Looking at jewelry artist Zoltan David’s website is a little like being in a make-believe, fantasy world. As you scroll through, stunning images transition on the screen — set on a black background, extremely rare and precious gemstones shine out at you, accompanied with elegant, exotic sounding names, like “Flowerfly” and “Byzantine Suite.” The pieces displayed on the site showcase the wide range of the designer’s talents, and up on the site, they stand alone — striking and powerful looking. But they are also somewhat disconnected from reality — no models are pictured wearing the pieces, and no stories or text, aside from the name of the piece, accompany them.
Anyone who has spent time with the Austin-based designer, who says that every one of his pieces is being given or received as a gift of love, knows that all of Zoltan David’s work has a rich history and afterlife. Recently, CultureMap set out to get a closer look at some of Zoltan David’s most impressive pieces, and chatted with the artist about some of the personal details that make up the distinct narratives of his featured work.
The Marquesa, a luxurious necklace of natural colored diamonds set in palladium, started out as nothing but a potpourri of very rare diamonds — about 125 of them, ranging in different graduated tones of orange and violet colors, and worth over a million dollars. After a trip to Houston to meet with the client, who was looking for a beautiful necklace featuring the entire diamond collection (she had been referred to Zoltan by the diamond dealer, who worked frequently with Zoltan), Zoltan ended up back at his studio in Austin with the diamond collection, a vote of trust and confidence from the client.
What designers typically do with such a collection is what Zoltan calls “pizza jewelry” — “they throw it all onto one form sort of like a circus or a carnival of color,” he explains. “The problem with that is that each one of these diamonds, even though small, stands alone as extraordinarily rare and special — if you throw them all onto the same pizza pie, you’ve lost the value of it all.”
So instead, Zoltan came back to Austin with the diamonds, undid the knot that they were in, and spent the first few days simply looking at the diamonds. “I kind of pondered the project and I knew it was going to be a necklace, knew it needed to be unique, needed to showcase each diamond on its own,” he says. On the fourth night, Zoltan figured it out: the design popped into this head, and gave him the direction he needed.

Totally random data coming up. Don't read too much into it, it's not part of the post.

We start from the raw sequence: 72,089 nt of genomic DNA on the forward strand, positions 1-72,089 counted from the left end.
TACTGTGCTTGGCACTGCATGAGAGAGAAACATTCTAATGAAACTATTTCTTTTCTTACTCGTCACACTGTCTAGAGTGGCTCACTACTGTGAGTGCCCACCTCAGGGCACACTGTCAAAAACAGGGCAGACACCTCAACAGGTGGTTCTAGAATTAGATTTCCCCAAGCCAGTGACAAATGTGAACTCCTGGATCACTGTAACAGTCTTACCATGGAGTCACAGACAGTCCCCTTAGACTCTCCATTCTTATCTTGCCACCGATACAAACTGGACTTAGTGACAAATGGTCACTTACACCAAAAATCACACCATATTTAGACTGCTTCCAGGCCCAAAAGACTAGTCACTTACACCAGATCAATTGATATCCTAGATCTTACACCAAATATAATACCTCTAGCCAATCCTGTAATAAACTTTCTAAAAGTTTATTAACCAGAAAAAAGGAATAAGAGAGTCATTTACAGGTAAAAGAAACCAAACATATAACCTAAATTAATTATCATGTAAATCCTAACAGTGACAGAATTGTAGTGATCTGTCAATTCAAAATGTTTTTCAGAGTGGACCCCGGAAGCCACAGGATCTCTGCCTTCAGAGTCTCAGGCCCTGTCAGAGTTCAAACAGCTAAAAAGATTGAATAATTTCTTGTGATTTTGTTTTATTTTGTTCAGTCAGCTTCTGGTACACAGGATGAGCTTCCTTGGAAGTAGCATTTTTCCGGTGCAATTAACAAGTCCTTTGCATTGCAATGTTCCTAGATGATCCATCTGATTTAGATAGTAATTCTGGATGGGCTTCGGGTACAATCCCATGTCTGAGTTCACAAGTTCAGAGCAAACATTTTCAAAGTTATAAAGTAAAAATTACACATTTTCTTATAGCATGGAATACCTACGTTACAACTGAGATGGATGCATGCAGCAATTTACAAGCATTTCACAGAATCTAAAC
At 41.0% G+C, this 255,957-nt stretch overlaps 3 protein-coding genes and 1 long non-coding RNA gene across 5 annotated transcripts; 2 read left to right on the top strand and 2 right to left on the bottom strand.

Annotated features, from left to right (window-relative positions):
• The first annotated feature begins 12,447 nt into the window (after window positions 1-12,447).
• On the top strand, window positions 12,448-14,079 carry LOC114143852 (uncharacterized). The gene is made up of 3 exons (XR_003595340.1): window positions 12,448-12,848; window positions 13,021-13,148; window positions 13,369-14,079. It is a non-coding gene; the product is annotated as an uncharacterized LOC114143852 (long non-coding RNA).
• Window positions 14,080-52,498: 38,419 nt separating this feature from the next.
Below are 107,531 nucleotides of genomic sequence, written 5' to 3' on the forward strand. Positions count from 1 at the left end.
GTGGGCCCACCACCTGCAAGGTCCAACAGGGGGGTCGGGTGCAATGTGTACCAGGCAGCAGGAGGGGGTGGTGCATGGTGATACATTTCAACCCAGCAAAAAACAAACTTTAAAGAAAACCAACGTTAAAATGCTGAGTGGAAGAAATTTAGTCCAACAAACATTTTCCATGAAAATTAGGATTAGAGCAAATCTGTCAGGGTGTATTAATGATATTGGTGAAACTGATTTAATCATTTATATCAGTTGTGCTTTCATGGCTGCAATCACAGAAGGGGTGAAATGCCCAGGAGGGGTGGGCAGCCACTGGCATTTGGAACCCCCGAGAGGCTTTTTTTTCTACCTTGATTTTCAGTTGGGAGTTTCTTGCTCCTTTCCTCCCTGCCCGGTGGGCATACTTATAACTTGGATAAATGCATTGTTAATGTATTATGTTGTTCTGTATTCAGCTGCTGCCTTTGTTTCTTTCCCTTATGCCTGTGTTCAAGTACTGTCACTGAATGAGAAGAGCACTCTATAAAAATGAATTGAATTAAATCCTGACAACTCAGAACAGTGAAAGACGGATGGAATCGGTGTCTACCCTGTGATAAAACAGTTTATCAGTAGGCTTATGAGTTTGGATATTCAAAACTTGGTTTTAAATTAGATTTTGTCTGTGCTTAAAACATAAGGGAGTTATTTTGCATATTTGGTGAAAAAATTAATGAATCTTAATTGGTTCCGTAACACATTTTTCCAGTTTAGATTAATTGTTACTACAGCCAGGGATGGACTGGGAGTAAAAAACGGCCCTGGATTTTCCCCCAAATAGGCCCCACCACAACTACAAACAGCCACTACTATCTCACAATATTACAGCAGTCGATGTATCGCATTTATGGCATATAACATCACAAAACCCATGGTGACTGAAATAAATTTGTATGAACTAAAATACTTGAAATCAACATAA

Often in his work, Zoltan finds himself balancing the wants of the clients with his own artistic vision. After he worked out the mechanics and the rendering, he brought The Marquesa necklace design back to the client in Houston, who loved it, but wondered if maybe the orange diamond he had put in one corner would be better in the opposite corner. Gently, Zoltan urged her to stick with his original design by pointing to an original Picasso painting hanging in her front room and asking, “Does anyone ever look at that painting and say, wouldn’t it be better if Picasso had painted this a different way?” “I get that completely,” the client responded, and Zoltan headed back to Austin to make his design come to life.
At other times, Zoltan’s creative process requires him to seek out more input and collaboration from his client, as was the case with a recent engagement ring he designed. His client, an engineer/builder, wandered into Zoltan’s Oasis boutique at the suggestion of his bride-to-be, who had mentioned she admired Zoltan’s work. Impressed with what he saw, the client asked about the designer, and was surprised to find out he was local. He drove immediately from the Oasis to Zoltan’s flagship gallery in the Hill Country Galleria, where he introduced himself to Zoltan. Before either of them knew it, the client had picked out a 3.5 carat diamond and hired Zoltan to design a ring for his future fiancée.
A few weeks later, the two met again when Zoltan presented him with a design for the ring, which was based on everything the client had told him about his future bride. “We had a long discussion about hair color, skin tone, height and weight, etc.,” says Zoltan. The client looked at the design — which featured the diamond in black metal with a rose gold inlay, and asked Zoltan, “What would it look like if instead of black it was all rose gold with a platinum inlay?” Zoltan rendered up the suggestion and they looked at it together — “that’s perfect,” said the client, “that’s exactly her.”
Now, Zoltan enjoys seeing for himself just how perfect the ring design is — every few months when she brings the ring in to be cleaned, he catches her stealing glances down at her hand and grinning at the ring, chatting about it nonstop.